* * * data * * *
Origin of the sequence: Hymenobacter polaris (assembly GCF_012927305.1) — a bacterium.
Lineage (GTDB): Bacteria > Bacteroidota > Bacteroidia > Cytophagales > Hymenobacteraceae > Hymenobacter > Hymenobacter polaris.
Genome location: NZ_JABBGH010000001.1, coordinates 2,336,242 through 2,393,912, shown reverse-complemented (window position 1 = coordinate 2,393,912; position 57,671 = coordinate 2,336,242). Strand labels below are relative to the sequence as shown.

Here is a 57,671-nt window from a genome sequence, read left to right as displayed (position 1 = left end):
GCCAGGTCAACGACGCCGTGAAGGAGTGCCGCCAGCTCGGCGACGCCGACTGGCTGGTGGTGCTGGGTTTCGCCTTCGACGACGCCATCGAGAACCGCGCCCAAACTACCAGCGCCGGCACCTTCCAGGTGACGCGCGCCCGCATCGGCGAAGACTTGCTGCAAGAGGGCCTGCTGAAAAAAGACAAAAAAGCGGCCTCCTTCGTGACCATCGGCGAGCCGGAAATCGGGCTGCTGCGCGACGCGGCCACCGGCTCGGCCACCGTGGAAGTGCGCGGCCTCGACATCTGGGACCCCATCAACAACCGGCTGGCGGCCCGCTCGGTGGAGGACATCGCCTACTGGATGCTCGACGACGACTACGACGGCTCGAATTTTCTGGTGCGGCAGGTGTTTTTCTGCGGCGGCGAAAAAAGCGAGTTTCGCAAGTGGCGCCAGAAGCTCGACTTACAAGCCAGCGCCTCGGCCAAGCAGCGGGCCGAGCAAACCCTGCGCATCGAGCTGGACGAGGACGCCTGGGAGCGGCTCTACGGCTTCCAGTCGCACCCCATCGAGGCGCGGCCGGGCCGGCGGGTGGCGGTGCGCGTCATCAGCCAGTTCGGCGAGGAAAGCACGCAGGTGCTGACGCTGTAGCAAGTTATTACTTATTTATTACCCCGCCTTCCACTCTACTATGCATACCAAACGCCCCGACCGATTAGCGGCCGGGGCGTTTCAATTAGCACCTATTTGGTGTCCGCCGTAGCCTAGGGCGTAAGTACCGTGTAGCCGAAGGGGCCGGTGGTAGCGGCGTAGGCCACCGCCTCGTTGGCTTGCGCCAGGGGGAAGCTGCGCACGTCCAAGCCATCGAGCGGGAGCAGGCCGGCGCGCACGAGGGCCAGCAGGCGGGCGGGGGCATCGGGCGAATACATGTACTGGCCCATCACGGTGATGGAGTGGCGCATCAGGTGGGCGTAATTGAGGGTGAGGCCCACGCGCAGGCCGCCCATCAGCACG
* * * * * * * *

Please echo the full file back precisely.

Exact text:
Origin of the sequence: Hymenobacter polaris (assembly GCF_012927305.1) — a bacterium.
Lineage (GTDB): Bacteria > Bacteroidota > Bacteroidia > Cytophagales > Hymenobacteraceae > Hymenobacter > Hymenobacter polaris.
Genome location: NZ_JABBGH010000001.1, coordinates 2,336,242 through 2,393,912, shown reverse-complemented (window position 1 = coordinate 2,393,912; position 57,671 = coordinate 2,336,242). Strand labels below are relative to the sequence as shown.

Here is a 57,671-nt window from a genome sequence, read left to right as displayed (position 1 = left end):
GCCAGGTCAACGACGCCGTGAAGGAGTGCCGCCAGCTCGGCGACGCCGACTGGCTGGTGGTGCTGGGTTTCGCCTTCGACGACGCCATCGAGAACCGCGCCCAAACTACCAGCGCCGGCACCTTCCAGGTGACGCGCGCCCGCATCGGCGAAGACTTGCTGCAAGAGGGCCTGCTGAAAAAAGACAAAAAAGCGGCCTCCTTCGTGACCATCGGCGAGCCGGAAATCGGGCTGCTGCGCGACGCGGCCACCGGCTCGGCCACCGTGGAAGTGCGCGGCCTCGACATCTGGGACCCCATCAACAACCGGCTGGCGGCCCGCTCGGTGGAGGACATCGCCTACTGGATGCTCGACGACGACTACGACGGCTCGAATTTTCTGGTGCGGCAGGTGTTTTTCTGCGGCGGCGAAAAAAGCGAGTTTCGCAAGTGGCGCCAGAAGCTCGACTTACAAGCCAGCGCCTCGGCCAAGCAGCGGGCCGAGCAAACCCTGCGCATCGAGCTGGACGAGGACGCCTGGGAGCGGCTCTACGGCTTCCAGTCGCACCCCATCGAGGCGCGGCCGGGCCGGCGGGTGGCGGTGCGCGTCATCAGCCAGTTCGGCGAGGAAAGCACGCAGGTGCTGACGCTGTAGCAAGTTATTACTTATTTATTACCCCGCCTTCCACTCTACTATGCATACCAAACGCCCCGACCGATTAGCGGCCGGGGCGTTTCAATTAGCACCTATTTGGTGTCCGCCGTAGCCTAGGGCGTAAGTACCGTGTAGCCGAAGGGGCCGGTGGTAGCGGCGTAGGCCACCGCCTCGTTGGCTTGCGCCAGGGGGAAGCTGCGCACGTCCAAGCCATCGAGCGGGAGCAGGCCGGCGCGCACGAGGGCCAGCAGGCGGGCGGGGGCATCGGGCGAATACATGTACTGGCCCATCACGGTGATGGAGTGGCGCATCAGGTGGGCGTAATTGAGGGTGAGGCCCACGCGCAGGCCGCCCATCAGCACG